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Woolworths axes 500 jobs and closes supermarkets amid $1 billion corporate restructure -

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MARK COLVIN: The supermarket giant Woolworths is axing 500 jobs as competition from rivals like Coles and the foreign player Aldi hits home.

The jobs going are back office and supply roles, but a number of supermarkets also face the chop over this year and next.

There’s been a stream bad news for Woolworths since its ill fated decision to branch out into hardware though the Masters chain.

Now the company is hoping that cost cutting will turn its fortunes around.

Sue Lannin reports.

SUE LANNIN: Woolworths’ decision to take on the Wesfarmers owned Bunnings has been a nightmare for the once mighty supermarket giant.

It made a half year loss of nearly $1 billion - its first loss since listing on the stock exchange.

Now with a new corporate restructure set to cost nearly $1 billion as well, Forager Funds senior equities analyst Daniel Mueller says it's unlikely Woolies will make an after tax profit for 2016.

DANIEL MUELLER: Look, if you include the write-downs and other one-offs, I think they'll struggle to make a profit. Before those one off items, though, I'd expect they will make a profit.

SUE LANNIN: Today Woolworths announced it was cutting 500 jobs from back office and supply operations.

It also plans to close down 30 stores across Australia and New Zealand, including 21 supermarkets here over the next year. It will also cut the number of new stores it plans to open.

Woolworths chief executive, Brad Banducci.

BRAD BANDUCCI: We are closing some of the tail in our network through the 17 Woolworths supermarkets. But most importantly we are deliberately slowing down the future path lines of store openings and investing the capital we might have put into new store openings into store renewal.

SUE LANNIN: But so far Mr Banducci isn't saying which stores are being targeted.

BRAD BANDUCCI: We haven't detailed that as you would note in the release itself. As we get closer to either closing, as we get close to that we will certainly make the community team suppliers aware of it, but at this stage it causes a lot of undue angst and uncertainty.

SUE LANNIN: Are you able to say which states, or point to which states?

BRAD BANDUCCI: You've got to look at this in the context of 1000 stores, we're talking about 17. So, you know, they're across all states, and they tend to be older stores.

SUE LANNIN: Woolworths also may not renew the leases on another 34 stores. Fund manager Roger Montgomery thinks that means more jobs could go.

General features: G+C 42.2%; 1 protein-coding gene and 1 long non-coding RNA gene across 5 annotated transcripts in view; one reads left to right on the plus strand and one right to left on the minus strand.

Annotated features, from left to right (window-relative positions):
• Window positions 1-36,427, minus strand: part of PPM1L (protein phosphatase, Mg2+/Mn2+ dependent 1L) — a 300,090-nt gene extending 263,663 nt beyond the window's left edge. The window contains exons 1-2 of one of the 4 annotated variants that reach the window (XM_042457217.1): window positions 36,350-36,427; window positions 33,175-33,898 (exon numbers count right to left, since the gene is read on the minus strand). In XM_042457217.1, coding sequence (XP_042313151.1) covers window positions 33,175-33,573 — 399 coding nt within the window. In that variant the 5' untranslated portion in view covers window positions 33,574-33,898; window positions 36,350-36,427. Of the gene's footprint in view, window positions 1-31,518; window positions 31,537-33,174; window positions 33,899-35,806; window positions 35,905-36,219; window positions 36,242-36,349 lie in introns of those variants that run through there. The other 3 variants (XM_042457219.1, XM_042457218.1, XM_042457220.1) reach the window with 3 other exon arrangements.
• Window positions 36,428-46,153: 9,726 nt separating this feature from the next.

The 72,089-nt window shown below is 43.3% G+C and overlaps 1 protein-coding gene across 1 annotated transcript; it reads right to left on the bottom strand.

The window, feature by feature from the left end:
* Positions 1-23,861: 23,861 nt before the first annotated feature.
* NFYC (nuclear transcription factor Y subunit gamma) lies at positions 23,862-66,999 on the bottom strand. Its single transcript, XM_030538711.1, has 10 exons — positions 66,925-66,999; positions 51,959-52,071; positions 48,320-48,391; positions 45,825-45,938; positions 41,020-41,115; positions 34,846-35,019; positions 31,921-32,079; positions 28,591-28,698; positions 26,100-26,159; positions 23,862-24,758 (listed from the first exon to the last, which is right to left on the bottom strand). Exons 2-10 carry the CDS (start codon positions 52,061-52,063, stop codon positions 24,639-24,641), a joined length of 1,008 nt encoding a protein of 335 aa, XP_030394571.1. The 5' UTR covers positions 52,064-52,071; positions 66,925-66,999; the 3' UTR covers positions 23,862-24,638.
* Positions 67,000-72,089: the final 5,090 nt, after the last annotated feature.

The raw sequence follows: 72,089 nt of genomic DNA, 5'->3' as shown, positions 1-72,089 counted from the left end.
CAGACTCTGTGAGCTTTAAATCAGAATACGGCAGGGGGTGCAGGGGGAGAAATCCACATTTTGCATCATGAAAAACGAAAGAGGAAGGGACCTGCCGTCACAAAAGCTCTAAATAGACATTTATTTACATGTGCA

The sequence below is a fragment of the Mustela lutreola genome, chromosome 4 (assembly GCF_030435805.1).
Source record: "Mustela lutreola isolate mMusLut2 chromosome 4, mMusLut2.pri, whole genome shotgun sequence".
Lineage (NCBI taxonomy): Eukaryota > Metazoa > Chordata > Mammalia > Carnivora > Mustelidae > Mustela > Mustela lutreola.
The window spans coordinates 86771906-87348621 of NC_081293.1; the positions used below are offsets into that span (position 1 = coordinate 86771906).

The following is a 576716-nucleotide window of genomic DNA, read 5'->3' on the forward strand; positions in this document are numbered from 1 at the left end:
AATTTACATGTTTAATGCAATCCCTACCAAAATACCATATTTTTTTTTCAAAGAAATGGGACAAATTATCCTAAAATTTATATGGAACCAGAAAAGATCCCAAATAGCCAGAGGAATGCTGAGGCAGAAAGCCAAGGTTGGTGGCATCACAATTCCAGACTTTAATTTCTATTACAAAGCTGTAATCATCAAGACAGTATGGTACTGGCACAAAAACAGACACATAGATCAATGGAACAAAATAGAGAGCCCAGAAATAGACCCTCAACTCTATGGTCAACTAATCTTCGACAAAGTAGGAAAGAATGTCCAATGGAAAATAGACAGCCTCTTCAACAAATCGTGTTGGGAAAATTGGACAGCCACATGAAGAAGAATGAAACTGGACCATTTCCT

ROGER MONTGOMERY: They're good for the business, and potentially for shareholders, obviously not good for the 500 people that are losing their jobs. But unfortunately I do think this is just the start. As the company implements its new strategic direction, I fear that they will lose even more market share, and there may be more job losses to come.

SUE LANNIN: Budget department store Big W is also under pressure, with Woolworths saying that five shops may be closed over the next three years. It's expected to make a loss of up to $17 million in 2016.

Big W boss Sally Macdonald is the former chief executive of luxury handbag retailer, Oroton.

SALLY MACDONALD: We're not closing any stores immediately in Big W. There are potentially two that may close, but we're still in negotiation. There are a number of stores, say five to 10, that we may be opening over the next three to five years in the best, or better malls, bigger malls.

SUE LANNIN: Can you rule out selling the business?

SALLY MACDONALD: That's not my question to answer, that's very much a board decision. I'm completely agnostic as to who owns the business.

SUE LANNIN: Woolworths is looking at selling online retailer easybuy, which hasn't been performing well. Roger Montgomery thinks it's possible Big W could also be hived off like collapsed electronics chain, Dick Smith.

ROGER MONTGOMERY: I think ultimately that's probably the right decision, that Big W is spun off, but I hope for the new management team that's in place, led by Sally Macdonald, that they don't go too soon.

SUE LANNIN: Mr Banducci has been at the helm of the supermarket giant for five months, after Grant O'Brien fell on his sword amid the Masters disaster.

Daniel Mueller says Mr Banducci is trying to steer Woolworths through the tough grocery market, with Coles, Aldi, and Costco breathing down the company's neck.

DANIEL MUELLER: It's been a very competitive environment. It's been very tough for all the players. We've seen Woolworths' profitability drop quite dramatically in a very short space of time.

Just over a year ago they were earning 7 per cent operating margins, and that number now looks like it's going to go down to five or possibly lower.

So, yeah, look, I think Aldi's emergence and to a lesser extent Costco has really made it a very competitive environment for a sector that for the best part of 20 years was I guess from a shareholder's perspective, a Woolworth's shareholder perspective, the gift that kept on giving. It was a natural duopoly.

SUE LANNIN: Investors liked today's news. Woolies shares jumped more than 8 per cent, the biggest one day gain in 19 years.

MARK COLVIN: Sue Lannin.